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Kostya’s Blueprint: Team Strategy

Posted: 6 years, 4 months ago

Kostya’s Blueprint: Team Strategy

Case in point: focus on the board! With the U.S. Amateur Team West taking place this weekend, I figured it’s a good time to discuss some fundamental match strategy for team events. This is one of the most exciting events of the year because all of the usual emotions of competitive tournaments are quadrupled--and since people typically play alongside friends, losing can be a real heartbreaker. There are a lot of factors to keep in mind during team events, so I hope this guide will be useful for players to navigate the pressure of team events!


Something to keep in mind is that there is always a lot of tension in this event, and that typically leads to strange things! Blunders, forfeits, flagging, etc. all happen more frequently and of course can dramatically alter the score of any match. The reason for this (in my opinion) is that there is simply higher pressure when one plays as part of team, and when others are relying on you to do well in a chess game, strange things happen!


In my experience, the teams that can keep their cool under pressure are often the most successful. If you can forget about what’s at stake and focus on the game as much as possible, you’ll likely do well. My estimate is that 95% of your energy should be spent on trying to find the best possible moves in your game, and you can allocate the other 5% of your energy to looking at your teammates’ games and figuring out whether you’re ahead or behind in the match.


General strategy is as follows: all teammates should give their full effort in each game, but they should also be aware of what’s going on on everyone else’s board, and then occasionally use that info when making critical decisions in their game (such as whether to play for a draw or the win). With that, here are some bullet points to keep in mind:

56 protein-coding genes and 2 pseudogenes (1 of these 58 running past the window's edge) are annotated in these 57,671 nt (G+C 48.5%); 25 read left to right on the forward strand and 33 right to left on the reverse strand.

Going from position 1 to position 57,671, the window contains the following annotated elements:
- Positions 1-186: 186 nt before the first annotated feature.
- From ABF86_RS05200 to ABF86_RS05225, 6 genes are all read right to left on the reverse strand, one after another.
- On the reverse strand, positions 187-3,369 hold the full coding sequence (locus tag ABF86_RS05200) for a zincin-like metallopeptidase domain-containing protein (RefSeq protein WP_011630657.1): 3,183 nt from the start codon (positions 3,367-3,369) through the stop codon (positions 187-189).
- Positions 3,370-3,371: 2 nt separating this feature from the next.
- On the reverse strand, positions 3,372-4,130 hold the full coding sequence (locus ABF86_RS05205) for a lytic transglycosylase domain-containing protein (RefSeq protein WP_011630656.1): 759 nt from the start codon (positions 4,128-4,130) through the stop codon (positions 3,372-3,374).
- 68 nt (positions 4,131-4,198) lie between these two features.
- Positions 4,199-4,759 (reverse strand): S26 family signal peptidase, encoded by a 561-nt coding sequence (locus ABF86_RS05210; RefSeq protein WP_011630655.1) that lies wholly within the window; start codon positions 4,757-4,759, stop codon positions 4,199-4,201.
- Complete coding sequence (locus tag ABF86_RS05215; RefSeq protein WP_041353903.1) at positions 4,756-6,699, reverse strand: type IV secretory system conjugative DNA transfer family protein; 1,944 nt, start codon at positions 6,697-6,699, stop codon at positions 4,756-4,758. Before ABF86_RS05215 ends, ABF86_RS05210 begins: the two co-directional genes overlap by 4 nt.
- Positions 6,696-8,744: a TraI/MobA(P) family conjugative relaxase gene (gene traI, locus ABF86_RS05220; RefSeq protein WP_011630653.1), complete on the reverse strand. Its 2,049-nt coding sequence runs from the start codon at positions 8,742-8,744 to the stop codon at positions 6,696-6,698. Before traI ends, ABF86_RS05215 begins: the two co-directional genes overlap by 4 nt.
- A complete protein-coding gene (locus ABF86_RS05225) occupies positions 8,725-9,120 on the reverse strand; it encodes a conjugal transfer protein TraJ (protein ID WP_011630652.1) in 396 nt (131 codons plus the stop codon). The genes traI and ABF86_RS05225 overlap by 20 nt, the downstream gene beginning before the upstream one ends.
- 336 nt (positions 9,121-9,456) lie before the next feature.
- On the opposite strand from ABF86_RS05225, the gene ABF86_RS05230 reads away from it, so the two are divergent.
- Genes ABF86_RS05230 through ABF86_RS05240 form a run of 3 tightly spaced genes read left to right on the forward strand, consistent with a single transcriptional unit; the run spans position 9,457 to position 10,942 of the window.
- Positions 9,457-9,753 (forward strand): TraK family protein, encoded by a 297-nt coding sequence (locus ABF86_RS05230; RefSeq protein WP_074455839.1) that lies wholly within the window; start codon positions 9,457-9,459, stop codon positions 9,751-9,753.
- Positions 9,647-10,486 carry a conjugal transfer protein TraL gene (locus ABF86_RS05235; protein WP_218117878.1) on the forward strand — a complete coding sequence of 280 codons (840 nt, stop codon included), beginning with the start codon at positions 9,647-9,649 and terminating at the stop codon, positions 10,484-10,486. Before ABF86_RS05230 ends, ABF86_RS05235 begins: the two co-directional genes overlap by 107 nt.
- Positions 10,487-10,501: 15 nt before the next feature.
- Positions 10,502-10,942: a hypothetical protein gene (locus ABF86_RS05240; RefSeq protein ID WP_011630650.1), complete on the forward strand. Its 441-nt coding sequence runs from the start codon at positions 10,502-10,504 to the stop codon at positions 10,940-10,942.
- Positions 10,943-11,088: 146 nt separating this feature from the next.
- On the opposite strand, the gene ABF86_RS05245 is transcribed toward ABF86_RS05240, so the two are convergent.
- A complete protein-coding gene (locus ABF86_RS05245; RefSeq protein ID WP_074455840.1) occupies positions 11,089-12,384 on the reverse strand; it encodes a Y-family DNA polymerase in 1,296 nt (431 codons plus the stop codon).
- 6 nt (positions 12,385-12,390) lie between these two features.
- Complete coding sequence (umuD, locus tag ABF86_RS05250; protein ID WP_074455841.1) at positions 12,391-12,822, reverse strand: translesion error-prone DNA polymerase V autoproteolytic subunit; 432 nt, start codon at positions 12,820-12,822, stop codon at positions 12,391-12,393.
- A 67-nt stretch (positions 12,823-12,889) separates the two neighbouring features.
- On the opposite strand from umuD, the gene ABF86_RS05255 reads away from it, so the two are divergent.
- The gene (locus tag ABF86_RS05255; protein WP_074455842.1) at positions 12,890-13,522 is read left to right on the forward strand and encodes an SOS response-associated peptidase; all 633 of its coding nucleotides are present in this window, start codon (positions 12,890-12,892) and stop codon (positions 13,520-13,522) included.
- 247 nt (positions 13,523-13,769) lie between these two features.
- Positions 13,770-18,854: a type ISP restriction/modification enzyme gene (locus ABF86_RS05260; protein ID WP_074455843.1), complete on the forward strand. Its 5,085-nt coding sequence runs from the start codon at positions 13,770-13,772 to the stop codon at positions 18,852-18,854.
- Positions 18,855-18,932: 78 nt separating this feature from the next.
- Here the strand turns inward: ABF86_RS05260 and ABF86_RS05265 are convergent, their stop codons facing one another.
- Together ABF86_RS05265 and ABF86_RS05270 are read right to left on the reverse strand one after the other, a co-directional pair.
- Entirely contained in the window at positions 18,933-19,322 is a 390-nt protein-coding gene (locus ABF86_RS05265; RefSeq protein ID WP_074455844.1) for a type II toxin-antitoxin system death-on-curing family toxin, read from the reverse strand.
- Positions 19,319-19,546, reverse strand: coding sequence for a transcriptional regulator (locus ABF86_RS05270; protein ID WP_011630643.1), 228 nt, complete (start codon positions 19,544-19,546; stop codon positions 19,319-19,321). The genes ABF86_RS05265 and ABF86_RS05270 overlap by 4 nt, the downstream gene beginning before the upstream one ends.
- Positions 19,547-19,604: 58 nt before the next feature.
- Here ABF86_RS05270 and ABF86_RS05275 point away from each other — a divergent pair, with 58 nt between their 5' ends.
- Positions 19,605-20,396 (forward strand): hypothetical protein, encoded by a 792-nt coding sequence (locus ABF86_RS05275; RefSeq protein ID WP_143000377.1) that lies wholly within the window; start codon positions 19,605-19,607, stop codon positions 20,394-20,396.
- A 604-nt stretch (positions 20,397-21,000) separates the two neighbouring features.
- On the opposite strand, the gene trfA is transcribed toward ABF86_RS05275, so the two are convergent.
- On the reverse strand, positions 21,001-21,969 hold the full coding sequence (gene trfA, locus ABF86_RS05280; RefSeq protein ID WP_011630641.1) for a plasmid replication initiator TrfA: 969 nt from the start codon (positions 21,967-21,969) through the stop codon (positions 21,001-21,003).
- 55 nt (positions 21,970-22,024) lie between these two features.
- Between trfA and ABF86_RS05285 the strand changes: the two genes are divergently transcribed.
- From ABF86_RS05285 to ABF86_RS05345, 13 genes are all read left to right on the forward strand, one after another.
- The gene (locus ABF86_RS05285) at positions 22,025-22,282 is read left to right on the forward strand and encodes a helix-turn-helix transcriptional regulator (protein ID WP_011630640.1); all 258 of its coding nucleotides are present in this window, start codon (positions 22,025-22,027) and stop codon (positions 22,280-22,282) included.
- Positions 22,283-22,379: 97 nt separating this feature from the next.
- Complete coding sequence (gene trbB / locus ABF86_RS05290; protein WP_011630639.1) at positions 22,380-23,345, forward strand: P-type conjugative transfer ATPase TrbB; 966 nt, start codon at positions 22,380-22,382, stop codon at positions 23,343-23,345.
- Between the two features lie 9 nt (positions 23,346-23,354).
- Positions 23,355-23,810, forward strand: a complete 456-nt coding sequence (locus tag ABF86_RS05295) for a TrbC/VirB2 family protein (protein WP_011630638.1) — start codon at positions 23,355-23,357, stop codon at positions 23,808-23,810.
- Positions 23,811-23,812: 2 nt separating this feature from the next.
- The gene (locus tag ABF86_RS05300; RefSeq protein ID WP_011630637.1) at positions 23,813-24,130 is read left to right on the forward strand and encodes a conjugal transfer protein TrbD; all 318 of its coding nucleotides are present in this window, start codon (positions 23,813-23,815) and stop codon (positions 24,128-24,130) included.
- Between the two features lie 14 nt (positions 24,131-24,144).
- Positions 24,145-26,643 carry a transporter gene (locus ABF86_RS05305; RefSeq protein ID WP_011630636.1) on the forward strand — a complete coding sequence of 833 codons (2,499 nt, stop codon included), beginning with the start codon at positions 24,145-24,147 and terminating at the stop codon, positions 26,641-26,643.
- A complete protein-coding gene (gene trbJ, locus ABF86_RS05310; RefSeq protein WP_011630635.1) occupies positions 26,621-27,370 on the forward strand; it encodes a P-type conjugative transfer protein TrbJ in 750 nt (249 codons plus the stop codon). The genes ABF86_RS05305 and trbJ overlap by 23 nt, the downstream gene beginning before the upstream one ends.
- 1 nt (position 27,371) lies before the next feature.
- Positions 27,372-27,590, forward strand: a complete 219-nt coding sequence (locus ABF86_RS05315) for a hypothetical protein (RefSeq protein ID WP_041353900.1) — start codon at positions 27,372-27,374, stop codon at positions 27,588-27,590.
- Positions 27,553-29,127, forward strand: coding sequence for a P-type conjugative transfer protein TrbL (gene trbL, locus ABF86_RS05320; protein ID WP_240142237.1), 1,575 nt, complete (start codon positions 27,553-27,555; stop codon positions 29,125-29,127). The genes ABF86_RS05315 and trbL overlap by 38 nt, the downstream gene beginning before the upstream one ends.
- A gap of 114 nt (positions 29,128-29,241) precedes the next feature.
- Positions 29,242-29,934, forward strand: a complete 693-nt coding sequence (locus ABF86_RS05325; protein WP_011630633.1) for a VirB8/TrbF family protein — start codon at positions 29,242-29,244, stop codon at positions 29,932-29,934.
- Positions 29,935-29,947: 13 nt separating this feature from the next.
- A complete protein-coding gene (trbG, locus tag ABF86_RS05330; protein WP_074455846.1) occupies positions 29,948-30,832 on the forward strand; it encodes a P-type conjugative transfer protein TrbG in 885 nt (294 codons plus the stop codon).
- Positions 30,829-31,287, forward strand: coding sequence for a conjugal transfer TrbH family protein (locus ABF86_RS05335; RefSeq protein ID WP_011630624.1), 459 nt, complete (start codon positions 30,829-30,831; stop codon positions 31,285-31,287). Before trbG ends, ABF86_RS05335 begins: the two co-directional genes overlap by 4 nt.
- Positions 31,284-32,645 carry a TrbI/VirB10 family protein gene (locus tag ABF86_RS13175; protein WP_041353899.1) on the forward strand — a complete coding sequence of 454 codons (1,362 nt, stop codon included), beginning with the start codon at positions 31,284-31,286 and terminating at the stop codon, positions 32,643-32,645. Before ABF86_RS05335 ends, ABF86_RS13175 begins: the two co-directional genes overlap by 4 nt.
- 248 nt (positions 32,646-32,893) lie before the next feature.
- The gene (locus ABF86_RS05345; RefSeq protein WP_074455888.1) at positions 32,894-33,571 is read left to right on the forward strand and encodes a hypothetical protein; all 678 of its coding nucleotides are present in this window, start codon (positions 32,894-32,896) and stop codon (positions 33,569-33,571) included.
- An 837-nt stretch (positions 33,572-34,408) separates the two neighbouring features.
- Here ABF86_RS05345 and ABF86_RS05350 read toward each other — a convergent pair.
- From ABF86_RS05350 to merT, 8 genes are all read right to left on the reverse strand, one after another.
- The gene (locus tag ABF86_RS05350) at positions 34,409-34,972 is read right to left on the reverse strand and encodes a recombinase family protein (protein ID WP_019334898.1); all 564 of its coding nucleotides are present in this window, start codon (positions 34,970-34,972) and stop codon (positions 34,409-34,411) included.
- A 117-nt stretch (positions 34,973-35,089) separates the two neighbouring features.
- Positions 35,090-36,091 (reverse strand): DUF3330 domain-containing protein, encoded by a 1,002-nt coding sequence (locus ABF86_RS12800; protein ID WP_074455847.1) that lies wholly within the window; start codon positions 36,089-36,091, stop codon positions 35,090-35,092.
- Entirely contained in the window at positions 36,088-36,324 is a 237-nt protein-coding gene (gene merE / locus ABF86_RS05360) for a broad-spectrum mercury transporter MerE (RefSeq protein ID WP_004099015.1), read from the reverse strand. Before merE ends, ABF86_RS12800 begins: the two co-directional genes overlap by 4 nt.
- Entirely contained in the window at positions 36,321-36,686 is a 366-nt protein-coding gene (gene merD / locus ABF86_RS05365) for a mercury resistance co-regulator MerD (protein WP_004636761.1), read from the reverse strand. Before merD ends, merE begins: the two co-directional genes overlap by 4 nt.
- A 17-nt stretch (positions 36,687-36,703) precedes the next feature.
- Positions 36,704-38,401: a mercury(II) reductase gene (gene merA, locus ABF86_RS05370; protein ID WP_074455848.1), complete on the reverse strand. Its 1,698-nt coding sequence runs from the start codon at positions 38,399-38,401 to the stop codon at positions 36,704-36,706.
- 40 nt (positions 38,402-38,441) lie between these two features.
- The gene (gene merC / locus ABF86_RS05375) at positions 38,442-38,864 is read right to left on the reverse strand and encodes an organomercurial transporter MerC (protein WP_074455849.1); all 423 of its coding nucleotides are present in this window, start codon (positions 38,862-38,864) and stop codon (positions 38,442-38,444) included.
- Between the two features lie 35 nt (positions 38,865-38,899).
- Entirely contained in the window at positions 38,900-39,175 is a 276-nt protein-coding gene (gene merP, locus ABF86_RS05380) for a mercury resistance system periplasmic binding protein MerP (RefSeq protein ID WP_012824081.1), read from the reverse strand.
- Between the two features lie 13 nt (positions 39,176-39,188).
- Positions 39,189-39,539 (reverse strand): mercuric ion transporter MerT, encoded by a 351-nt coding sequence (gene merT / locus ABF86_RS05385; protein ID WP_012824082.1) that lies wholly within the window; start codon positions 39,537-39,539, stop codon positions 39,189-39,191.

• Give your full effort. That means stay at your board/match as much as possible and show your teammates that you are using up every last bit of your energy trying to win/hold your game. Strong effort always boosts team morale, and even if you end up doing poorly--you tried your best, you know that, and you will have nothing to be ashamed of. Lastly, warm-up before each day with 15-20 minutes of solving tactics!

  • Keep the match score in mind, but wait until the final result is confirmed! If two of your teammates have bad positions, it likely means that you’ll have to win your game in order to save the match. But here’s the thing - chess is unpredictable, and even a game between two strong players can have lots of swings in terms of who’s winning (especially in a high-pressure team event!). That means that even if your teammate is losing, you shouldn’t panic and immediately sacrifice all your pieces trying desperately to win.


What often happens to inexperienced teams is that Board 3 (for example) will blunder a pawn in the opening and get a lost position. Noticing this, Boards 1, 2, and 4 go all out trying to win their game, throwing pawns forward, sacrificing pieces, and so on. 30 minutes later, Board 3 has found a way to completely turn things around and is now winning! But Boards 1, 2, and 4 have already spoiled their positions trying to win and are now dead lost in their games! So the moral of the story is, don’t panic. The result of the game is not fixed until the clocks are stopped, and you never know what can happen. If you think it’s likely that your teammate is losing, then you should continue to play on in your usual style, but how you should play for a win is not all that dramatic, and I’d like to briefly outline that here:


Playing for a Win

If you need to win, this does not mean you have to all of a sudden play hyper-aggressively. You should look for winning tactics (obviously) and promising attacks but if the position is quiet, there’s no need to rush. Calmly improve your pieces and look for a good plan to target a weakness in your opponent’s position. Keep the game going. Of course, make sure to avoid perpetuals, three-move-repetitions, and trading off all the pieces into an easily drawn endgame. But this doesn’t mean no trades--in many cases, trading off a key enemy piece will increase your winning chances.


When your team is down 2-1, a draw on your board is equal to a loss as far as the team is concerned, so you are fully justified to take more and more risk as the game goes on. I would suggest again not to rush, but at a certain point (which is up to you to decide) you’ll have to throw caution to the wind and try to break through.